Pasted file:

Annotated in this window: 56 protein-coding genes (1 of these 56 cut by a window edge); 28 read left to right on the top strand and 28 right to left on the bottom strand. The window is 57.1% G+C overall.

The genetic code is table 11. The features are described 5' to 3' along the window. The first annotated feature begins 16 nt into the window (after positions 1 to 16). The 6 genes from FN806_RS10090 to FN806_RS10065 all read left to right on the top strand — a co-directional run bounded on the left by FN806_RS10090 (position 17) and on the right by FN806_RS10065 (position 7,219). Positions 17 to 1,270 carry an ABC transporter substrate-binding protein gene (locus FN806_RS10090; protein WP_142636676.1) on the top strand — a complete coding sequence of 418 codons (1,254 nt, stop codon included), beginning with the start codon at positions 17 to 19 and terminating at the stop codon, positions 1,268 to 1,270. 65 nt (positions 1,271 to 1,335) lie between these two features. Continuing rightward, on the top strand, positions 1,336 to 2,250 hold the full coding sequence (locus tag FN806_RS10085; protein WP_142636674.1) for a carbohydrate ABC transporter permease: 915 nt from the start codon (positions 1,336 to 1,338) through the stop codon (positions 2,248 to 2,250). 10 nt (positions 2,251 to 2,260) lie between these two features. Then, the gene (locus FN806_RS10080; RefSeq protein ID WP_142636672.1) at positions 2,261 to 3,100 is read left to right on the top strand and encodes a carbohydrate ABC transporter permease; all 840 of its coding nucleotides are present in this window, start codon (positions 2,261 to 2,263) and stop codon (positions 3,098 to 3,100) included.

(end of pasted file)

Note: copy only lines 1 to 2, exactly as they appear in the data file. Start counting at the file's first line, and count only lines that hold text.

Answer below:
Annotated in this window: 56 protein-coding genes (1 of these 56 cut by a window edge); 28 read left to right on the top strand and 28 right to left on the bottom strand. The window is 57.1% G+C overall.

The genetic code is table 11. The features are described 5' to 3' along the window. The first annotated feature begins 16 nt into the window (after positions 1 to 16). The 6 genes from FN806_RS10090 to FN806_RS10065 all read left to right on the top strand — a co-directional run bounded on the left by FN806_RS10090 (position 17) and on the right by FN806_RS10065 (position 7,219). Positions 17 to 1,270 carry an ABC transporter substrate-binding protein gene (locus FN806_RS10090; protein WP_142636676.1) on the top strand — a complete coding sequence of 418 codons (1,254 nt, stop codon included), beginning with the start codon at positions 17 to 19 and terminating at the stop codon, positions 1,268 to 1,270. 65 nt (positions 1,271 to 1,335) lie between these two features. Continuing rightward, on the top strand, positions 1,336 to 2,250 hold the full coding sequence (locus tag FN806_RS10085; protein WP_142636674.1) for a carbohydrate ABC transporter permease: 915 nt from the start codon (positions 1,336 to 1,338) through the stop codon (positions 2,248 to 2,250). 10 nt (positions 2,251 to 2,260) lie between these two features. Then, the gene (locus FN806_RS10080; RefSeq protein ID WP_142636672.1) at positions 2,261 to 3,100 is read left to right on the top strand and encodes a carbohydrate ABC transporter permease; all 840 of its coding nucleotides are present in this window, start codon (positions 2,261 to 2,263) and stop codon (positions 3,098 to 3,100) included.